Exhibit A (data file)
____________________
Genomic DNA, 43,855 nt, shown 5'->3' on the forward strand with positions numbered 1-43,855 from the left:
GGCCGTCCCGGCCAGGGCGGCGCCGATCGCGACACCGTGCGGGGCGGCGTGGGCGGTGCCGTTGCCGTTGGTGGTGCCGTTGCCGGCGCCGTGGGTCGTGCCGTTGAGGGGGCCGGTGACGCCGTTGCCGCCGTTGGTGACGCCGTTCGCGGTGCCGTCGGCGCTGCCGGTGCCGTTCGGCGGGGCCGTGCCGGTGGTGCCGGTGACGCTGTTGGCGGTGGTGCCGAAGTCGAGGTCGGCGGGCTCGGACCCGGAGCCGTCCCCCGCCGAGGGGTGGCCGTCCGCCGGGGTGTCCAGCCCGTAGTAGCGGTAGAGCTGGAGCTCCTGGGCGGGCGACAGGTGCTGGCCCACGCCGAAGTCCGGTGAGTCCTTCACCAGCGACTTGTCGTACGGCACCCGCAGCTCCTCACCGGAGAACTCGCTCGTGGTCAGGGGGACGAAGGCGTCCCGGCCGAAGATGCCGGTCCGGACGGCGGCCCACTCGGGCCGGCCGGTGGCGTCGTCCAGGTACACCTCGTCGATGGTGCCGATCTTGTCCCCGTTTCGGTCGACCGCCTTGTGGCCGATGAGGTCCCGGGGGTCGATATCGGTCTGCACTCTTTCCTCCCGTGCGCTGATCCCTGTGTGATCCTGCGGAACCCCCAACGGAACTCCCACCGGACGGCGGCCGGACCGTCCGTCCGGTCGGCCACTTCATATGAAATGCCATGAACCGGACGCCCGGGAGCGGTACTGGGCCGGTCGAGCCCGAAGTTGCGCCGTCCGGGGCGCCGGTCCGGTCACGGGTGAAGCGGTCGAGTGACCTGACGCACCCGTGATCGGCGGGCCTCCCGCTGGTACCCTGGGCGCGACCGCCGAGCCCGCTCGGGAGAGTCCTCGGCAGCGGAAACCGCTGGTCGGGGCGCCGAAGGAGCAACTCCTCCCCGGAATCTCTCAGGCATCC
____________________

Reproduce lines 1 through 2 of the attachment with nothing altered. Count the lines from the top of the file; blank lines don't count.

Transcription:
Genomic DNA, 43,855 nt, shown 5'->3' on the forward strand with positions numbered 1-43,855 from the left:
GGCCGTCCCGGCCAGGGCGGCGCCGATCGCGACACCGTGCGGGGCGGCGTGGGCGGTGCCGTTGCCGTTGGTGGTGCCGTTGCCGGCGCCGTGGGTCGTGCCGTTGAGGGGGCCGGTGACGCCGTTGCCGCCGTTGGTGACGCCGTTCGCGGTGCCGTCGGCGCTGCCGGTGCCGTTCGGCGGGGCCGTGCCGGTGGTGCCGGTGACGCTGTTGGCGGTGGTGCCGAAGTCGAGGTCGGCGGGCTCGGACCCGGAGCCGTCCCCCGCCGAGGGGTGGCCGTCCGCCGGGGTGTCCAGCCCGTAGTAGCGGTAGAGCTGGAGCTCCTGGGCGGGCGACAGGTGCTGGCCCACGCCGAAGTCCGGTGAGTCCTTCACCAGCGACTTGTCGTACGGCACCCGCAGCTCCTCACCGGAGAACTCGCTCGTGGTCAGGGGGACGAAGGCGTCCCGGCCGAAGATGCCGGTCCGGACGGCGGCCCACTCGGGCCGGCCGGTGGCGTCGTCCAGGTACACCTCGTCGATGGTGCCGATCTTGTCCCCGTTTCGGTCGACCGCCTTGTGGCCGATGAGGTCCCGGGGGTCGATATCGGTCTGCACTCTTTCCTCCCGTGCGCTGATCCCTGTGTGATCCTGCGGAACCCCCAACGGAACTCCCACCGGACGGCGGCCGGACCGTCCGTCCGGTCGGCCACTTCATATGAAATGCCATGAACCGGACGCCCGGGAGCGGTACTGGGCCGGTCGAGCCCGAAGTTGCGCCGTCCGGGGCGCCGGTCCGGTCACGGGTGAAGCGGTCGAGTGACCTGACGCACCCGTGATCGGCGGGCCTCCCGCTGGTACCCTGGGCGCGACCGCCGAGCCCGCTCGGGAGAGTCCTCGGCAGCGGAAACCGCTGGTCGGGGCGCCGAAGGAGCAACTCCTCCCCGGAATCTCTCAGGCATCC